A perennial goal of ICI is to encourage a sound system of regulation that protects shareholders and promotes and sustains their confidence in fund investing. The US system of administrative law ensures organizations like ours an opportunity to comment on rules as they are developed.
We have always sought to be a constructive interlocutor with the SEC, which deserves great credit for its decades of work on fund regulation. I daresay that there has been no significant regulatory or legislative proposal in this space on which ICI has failed to comment, but there are some of great importance to the industry that we initiated.
One example is the chief compliance officer rule adopted by the SEC in 2003. That rule was based on a petition for rulemaking ICI submitted to the SEC in 1994 to strengthen compliance programs across the industry.
Another example, in the legislative context, is the elimination of the duplicative framework of federal and state regulation of funds that prevailed prior to passage of the National Securities Market Improvement Act in 1996, a measure spearheaded by ICI.
Shareholders clearly benefit from a sound body of regulation—and when the regulated industry engages constructively with policymakers.
Disclosure is another example of engagement of this kind. Enabling shareholders to make well-informed investment decisions through simpler, more accessible disclosures has long been a top priority at ICI.
For example, we have been urging for a decade or more that funds be permitted to use twenty-first century means for delivering disclosure, with all the efficiencies and versatility that entails. Most recently, we submitted a report to the SEC on shareholder preferences, urging the Commission to allow funds to deliver information electronically to investors, unless they opt for paper.
This year, the Department of Labor also responded to these evolving preferences. It adopted a rule reflecting ICI’s recommendations for e-delivery of communications to retirement plan participants.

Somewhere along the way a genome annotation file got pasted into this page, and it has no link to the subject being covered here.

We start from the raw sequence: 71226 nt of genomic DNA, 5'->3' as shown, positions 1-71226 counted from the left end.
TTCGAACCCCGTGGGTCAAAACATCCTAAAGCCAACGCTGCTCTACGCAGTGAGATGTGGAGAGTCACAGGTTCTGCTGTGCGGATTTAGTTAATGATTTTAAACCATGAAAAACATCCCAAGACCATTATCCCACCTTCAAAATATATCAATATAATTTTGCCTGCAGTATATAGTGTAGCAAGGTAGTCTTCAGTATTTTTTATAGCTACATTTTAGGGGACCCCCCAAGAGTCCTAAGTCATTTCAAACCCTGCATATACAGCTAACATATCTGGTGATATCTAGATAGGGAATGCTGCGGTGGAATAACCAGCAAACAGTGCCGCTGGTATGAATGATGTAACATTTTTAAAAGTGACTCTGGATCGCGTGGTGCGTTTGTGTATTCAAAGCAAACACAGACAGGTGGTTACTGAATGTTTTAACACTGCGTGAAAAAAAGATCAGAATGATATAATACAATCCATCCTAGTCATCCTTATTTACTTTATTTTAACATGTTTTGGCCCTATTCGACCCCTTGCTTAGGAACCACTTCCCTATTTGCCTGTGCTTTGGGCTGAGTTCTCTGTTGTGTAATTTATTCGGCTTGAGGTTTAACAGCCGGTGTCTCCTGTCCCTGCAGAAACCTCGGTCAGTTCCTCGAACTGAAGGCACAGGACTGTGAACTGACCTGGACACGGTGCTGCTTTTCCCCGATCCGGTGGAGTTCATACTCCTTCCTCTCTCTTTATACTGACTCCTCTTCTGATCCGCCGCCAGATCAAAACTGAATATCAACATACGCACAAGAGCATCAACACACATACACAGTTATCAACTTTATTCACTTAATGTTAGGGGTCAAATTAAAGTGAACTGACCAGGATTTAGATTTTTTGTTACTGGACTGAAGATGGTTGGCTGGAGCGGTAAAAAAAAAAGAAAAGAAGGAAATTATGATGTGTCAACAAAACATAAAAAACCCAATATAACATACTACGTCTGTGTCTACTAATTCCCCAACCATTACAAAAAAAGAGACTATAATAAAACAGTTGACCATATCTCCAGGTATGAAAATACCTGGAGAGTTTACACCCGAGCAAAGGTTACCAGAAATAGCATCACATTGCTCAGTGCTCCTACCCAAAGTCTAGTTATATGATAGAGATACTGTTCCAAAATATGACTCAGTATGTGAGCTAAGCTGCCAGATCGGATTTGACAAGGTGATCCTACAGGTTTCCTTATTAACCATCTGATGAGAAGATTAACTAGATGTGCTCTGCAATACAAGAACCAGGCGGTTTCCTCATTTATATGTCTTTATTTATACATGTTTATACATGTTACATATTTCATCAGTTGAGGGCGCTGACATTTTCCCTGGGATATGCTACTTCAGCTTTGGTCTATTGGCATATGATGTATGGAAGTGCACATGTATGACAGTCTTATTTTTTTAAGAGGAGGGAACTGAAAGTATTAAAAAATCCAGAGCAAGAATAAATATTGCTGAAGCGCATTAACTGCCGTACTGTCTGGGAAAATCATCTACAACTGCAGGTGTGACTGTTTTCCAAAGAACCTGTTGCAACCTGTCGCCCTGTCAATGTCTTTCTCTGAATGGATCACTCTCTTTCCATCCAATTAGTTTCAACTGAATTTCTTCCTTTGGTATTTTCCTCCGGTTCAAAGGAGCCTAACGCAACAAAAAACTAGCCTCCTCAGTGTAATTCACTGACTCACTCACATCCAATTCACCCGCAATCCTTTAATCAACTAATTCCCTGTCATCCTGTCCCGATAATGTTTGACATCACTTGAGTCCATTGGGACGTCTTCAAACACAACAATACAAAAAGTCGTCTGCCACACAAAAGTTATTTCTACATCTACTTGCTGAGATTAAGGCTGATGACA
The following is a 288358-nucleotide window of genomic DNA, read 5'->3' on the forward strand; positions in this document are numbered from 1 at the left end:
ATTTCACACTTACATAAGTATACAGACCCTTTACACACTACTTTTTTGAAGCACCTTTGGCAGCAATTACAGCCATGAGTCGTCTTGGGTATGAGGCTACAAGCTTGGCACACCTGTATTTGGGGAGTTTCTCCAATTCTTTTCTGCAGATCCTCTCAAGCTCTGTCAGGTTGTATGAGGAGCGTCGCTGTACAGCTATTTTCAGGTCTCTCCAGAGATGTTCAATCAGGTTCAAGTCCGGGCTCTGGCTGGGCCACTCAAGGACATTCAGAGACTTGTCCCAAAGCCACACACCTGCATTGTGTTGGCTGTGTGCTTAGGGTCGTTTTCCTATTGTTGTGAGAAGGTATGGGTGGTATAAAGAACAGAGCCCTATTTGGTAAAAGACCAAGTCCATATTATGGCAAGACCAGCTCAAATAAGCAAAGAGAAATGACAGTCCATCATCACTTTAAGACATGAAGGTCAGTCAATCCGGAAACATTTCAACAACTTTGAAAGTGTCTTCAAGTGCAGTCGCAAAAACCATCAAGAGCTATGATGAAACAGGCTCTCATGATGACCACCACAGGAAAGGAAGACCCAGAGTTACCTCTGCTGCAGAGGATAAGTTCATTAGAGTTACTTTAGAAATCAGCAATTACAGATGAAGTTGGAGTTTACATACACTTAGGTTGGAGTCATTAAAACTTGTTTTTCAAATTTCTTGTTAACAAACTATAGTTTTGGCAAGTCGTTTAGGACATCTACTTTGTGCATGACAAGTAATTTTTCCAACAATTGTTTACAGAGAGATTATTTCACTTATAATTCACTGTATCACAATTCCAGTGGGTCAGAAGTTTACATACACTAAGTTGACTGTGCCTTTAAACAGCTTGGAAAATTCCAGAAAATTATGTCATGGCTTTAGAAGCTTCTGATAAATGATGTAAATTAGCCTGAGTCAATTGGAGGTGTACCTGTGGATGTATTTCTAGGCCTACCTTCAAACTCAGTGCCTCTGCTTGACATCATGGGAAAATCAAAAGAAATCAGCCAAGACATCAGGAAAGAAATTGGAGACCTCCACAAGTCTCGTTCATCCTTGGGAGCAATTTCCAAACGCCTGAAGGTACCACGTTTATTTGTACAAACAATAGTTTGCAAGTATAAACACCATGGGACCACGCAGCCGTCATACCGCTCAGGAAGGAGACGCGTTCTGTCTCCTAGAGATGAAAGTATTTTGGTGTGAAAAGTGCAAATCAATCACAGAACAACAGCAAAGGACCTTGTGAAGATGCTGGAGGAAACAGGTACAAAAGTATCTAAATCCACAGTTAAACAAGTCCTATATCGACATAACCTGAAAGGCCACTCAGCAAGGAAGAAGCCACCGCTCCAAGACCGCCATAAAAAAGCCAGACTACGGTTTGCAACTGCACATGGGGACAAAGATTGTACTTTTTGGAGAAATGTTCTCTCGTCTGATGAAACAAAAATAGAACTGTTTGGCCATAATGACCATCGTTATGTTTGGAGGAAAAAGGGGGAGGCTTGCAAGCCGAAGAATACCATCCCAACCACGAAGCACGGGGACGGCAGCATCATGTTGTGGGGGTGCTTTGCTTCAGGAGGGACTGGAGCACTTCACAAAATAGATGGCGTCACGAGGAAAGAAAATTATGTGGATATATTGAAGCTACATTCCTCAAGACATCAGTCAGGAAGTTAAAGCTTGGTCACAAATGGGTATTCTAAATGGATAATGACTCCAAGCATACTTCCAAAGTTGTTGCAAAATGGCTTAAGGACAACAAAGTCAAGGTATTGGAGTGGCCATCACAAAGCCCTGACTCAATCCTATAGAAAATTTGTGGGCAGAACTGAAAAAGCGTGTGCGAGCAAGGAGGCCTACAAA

As we finally take disclosures into the digital era, it is useful to recall how long and how deeply ICI has been involved in efforts with the SEC to improve fund disclosure.
In 1988, for example, ICI led the industry’s development of standardized computations for fund yield and total return to help investors compare fund performance—an approach that the SEC adopted in a rulemaking that year.
I worked on the first prototype of a summary prospectus as ICI general counsel more than 25 years ago.
Today, the SEC requires at the front of every prospectus a clear, standardized summary based on one developed by ICI with its members.
Much more recently we turned to recommending improvements to the shareholder report. We recognize that investors simply are not going to read a 100-page document that arrives in the mailbox. First, we focused on improving the means of delivery. We advocated strongly for the SEC to adopt rule 30e-3 a “notice and access” rule for shareholder reports.
Then, we designed a new shorter form of shareholder report, road-tested it with investors and recommended it to the SEC. The version developed by ICI features prominently in the SEC’s recent disclosure reform proposal.
Shareholders clearly benefit when they receive straightforward, accessible and accurate information about their fund investments.
Last December, we applauded passage of the SECURE Act, the first major legislation to significantly enhance Individual Retirement Accounts and 401(k) retirement plans in more than a decade.
In a big step forward, the SECURE Act allowed unrelated companies to form multiple employer 401(k) plans together, so that more companies can offer retirement plans and more workers can participate in them. To accommodate longer life spans, the SECURE Act eliminated the age limit for making traditional IRA contributions. And it allowed workers to defer taking required minimum distributions until age 72.